The borrowers would be able to pay for domestic purchases with taka with the benefit of spending in Indian rupees up to $12,000 in rupees while visiting India. The exchange rate will be calculated from Taka to Rupee or Rupee to Taka. 6% conversion expenditure loss will be saved as there is no need to convert taka to dollar and then dollar to rupee. This will benefit millions of Bangladeshi people visit India for various purposes including medical care, tourism, and religious reasons.

Since 2022, being the world’s fifth biggest economy, India emerged as one of the fastest-growing economies in the world. It will move forward to third place behind the US and China by 2030. The Indian economy continues to remain robust and stable despite instability in the global macro economy and rising risks to financial systems. The annual Export and import volume crossed $400 billion and $560 billion in 2021.

The trend of using local currencies in foreign trade has increased all over the world, as the Russia-Ukraine war begins. In December 2022, India saw its first settlement of foreign trade in rupee with Russia – as part of the ‘International Settlement of Trade in Indian Rupee’. Since then, India’s rupee has an increasing trend of trade. Recently, 18 countries, including the UK, Germany, Russia, and even the United Arab Emirates, have been given permission to trade in Indian rupees. Bangladesh is the latest addition to this list as the 19th country. As the global process of de-dollarization increases, so does the ‘internationalisation’ of the rupee.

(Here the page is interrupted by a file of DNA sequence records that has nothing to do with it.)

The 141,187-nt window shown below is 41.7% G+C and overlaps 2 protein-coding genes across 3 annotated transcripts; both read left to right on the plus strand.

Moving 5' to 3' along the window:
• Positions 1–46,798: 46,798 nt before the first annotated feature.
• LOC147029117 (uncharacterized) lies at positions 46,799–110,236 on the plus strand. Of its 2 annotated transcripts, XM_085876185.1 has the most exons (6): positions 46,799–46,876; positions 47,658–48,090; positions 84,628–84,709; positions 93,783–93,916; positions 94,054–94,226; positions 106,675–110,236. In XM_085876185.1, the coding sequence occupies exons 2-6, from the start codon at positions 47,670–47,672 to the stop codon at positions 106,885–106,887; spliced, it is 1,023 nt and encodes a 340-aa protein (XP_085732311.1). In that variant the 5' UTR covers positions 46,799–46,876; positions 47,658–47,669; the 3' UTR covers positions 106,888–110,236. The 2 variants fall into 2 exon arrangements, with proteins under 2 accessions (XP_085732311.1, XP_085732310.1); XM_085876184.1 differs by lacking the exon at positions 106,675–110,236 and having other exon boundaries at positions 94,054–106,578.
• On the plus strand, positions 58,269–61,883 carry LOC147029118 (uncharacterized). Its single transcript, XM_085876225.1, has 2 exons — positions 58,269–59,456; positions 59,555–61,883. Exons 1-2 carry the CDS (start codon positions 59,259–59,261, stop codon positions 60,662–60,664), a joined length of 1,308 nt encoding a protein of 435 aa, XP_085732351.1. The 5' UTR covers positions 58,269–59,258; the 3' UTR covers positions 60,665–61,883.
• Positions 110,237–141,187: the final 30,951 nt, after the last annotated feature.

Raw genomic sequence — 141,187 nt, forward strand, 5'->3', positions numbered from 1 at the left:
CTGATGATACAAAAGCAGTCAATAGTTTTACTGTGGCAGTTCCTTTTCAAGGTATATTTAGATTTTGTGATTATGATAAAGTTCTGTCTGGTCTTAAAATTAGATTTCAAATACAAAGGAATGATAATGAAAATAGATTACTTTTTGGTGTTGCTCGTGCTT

Russian ruble and Chinese yuan are already gaining popularity as international currencies to counter Western sanctions and monopoly of dollar. The BRICS countries have also decided to launch a single currency, with many non-BRICS countries also showing interest to subscribe it as a medium of cross-border trade.

This decision of Bangladesh is based on the economic experience of the last one and a half years, which is still prevailing. This implies Bangladesh’s intention to reduce its dependence on USD. The central bank had to sell more than $20 billion dollars of its net forex reserves over the last two financial years due to an imbalance in the forex market. The taka has depreciated by more than 30 percent against the US dollar over the last couple of years. The diversification of reserves will ease the pressure on the greenbacks’ reserve. In the time of shrinking the greenbacks due to the global factors, every single dollar is important to keep the wheels of Bangladesh’s economy moving.  Trade in rupees would make it possible to save around $2 billion dollars in reserve. Also, convenient and cost-effective mechanism would ease the trade process which will contribute to strengthening the economic ties between the two neighbours.

Most importantly, traders would save significant losses as they can open LCs directly in rupee. Traders have welcomed this as it allows them to open LCs in rupees for a significant portion of import-export from India without the use of any third currency like the Dollar. Also, Bangladeshis travel to India for various purposes are also seeing it as a boon. As transactions worth about around $2 billion will be settled in rupee and taka, there is no risk of trading due to the deficit as forecasted before. 

Abdullah Sadi

Abdullah Sadi is a researcher on South Asia's political economy and international politics.